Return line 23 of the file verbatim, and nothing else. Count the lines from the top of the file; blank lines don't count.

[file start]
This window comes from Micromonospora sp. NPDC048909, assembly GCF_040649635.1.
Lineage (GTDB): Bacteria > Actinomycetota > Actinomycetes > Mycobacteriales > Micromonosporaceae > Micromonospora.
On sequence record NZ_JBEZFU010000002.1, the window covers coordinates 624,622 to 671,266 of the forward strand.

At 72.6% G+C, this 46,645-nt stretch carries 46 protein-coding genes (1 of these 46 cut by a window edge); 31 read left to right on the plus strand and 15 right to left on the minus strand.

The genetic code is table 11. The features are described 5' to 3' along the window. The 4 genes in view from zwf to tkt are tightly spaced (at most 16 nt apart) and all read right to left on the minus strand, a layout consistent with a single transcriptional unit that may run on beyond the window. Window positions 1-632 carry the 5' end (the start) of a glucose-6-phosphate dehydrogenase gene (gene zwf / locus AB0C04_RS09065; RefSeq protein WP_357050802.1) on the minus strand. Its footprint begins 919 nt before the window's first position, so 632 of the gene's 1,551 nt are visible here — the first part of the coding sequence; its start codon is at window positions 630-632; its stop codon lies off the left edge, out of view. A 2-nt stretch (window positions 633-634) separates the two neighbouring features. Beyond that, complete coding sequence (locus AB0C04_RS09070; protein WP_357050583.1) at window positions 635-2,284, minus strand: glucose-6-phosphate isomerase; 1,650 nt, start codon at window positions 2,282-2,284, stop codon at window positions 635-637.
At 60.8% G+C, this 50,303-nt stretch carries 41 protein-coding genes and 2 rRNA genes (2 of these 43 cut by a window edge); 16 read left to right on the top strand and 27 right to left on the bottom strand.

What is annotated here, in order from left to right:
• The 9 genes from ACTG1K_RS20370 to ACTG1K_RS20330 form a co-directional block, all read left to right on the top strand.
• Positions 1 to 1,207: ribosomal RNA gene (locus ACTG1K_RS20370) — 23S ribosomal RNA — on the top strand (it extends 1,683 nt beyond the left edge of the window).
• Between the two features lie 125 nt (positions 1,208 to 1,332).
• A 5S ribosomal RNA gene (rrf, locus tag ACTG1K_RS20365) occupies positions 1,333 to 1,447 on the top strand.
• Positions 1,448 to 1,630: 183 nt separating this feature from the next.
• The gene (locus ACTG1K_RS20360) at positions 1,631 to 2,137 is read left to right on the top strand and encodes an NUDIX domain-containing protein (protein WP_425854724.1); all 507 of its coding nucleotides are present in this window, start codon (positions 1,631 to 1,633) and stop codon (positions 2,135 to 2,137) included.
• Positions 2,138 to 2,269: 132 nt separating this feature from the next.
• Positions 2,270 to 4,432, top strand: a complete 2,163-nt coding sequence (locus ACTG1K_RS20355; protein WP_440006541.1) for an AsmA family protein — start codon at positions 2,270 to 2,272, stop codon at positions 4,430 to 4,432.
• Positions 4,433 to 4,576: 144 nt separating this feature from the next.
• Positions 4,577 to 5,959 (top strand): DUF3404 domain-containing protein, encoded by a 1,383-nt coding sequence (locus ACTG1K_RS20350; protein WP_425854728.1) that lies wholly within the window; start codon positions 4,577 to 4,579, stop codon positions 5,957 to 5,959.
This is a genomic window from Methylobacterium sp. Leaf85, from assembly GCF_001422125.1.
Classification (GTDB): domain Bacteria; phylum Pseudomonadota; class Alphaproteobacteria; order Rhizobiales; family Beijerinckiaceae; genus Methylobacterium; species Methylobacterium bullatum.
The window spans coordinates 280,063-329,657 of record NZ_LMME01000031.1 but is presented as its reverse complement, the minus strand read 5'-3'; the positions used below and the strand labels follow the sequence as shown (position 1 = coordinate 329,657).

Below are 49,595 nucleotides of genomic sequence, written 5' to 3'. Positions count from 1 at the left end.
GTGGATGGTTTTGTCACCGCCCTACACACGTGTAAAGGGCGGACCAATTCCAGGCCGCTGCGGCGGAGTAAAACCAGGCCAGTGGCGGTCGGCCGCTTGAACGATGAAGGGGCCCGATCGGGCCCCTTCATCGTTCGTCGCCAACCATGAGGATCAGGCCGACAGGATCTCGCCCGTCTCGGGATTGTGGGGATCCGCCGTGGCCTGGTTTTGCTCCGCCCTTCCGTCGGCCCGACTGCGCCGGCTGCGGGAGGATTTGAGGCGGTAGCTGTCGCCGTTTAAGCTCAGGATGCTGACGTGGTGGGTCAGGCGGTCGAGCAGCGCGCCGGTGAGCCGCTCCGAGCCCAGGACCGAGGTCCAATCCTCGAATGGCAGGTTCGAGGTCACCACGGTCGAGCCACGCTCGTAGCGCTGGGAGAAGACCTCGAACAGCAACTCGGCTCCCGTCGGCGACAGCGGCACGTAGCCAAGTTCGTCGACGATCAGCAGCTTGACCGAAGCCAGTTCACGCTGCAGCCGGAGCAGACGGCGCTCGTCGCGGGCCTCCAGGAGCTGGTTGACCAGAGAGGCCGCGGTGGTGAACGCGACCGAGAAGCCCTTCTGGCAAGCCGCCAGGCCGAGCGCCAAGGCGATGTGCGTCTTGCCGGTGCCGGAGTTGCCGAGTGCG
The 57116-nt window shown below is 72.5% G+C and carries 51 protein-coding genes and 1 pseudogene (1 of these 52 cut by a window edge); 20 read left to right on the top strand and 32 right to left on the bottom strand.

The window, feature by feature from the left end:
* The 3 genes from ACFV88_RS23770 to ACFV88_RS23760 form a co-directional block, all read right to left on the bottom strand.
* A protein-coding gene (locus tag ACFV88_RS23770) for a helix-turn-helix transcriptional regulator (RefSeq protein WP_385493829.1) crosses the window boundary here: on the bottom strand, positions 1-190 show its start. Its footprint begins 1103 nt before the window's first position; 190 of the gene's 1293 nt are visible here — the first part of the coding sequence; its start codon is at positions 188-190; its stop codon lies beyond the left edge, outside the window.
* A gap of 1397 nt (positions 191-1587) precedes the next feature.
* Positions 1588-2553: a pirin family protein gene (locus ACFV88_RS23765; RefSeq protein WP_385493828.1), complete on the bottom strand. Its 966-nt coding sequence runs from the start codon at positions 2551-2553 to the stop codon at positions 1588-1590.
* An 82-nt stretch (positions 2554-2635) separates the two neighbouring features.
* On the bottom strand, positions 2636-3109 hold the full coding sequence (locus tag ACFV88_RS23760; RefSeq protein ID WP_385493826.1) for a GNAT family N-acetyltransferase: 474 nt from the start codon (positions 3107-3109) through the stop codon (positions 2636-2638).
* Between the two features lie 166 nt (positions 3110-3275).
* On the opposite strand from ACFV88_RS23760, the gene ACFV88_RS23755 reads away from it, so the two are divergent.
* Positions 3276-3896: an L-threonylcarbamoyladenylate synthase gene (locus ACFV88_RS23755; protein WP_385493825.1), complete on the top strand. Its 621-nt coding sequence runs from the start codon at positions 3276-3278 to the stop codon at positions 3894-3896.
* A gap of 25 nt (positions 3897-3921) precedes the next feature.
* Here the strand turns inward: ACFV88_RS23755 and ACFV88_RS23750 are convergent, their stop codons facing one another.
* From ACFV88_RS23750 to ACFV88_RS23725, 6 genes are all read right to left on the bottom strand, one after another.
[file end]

The 57116-nt window shown below is 72.5% G+C and carries 51 protein-coding genes and 1 pseudogene (1 of these 52 cut by a window edge); 20 read left to right on the top strand and 32 right to left on the bottom strand.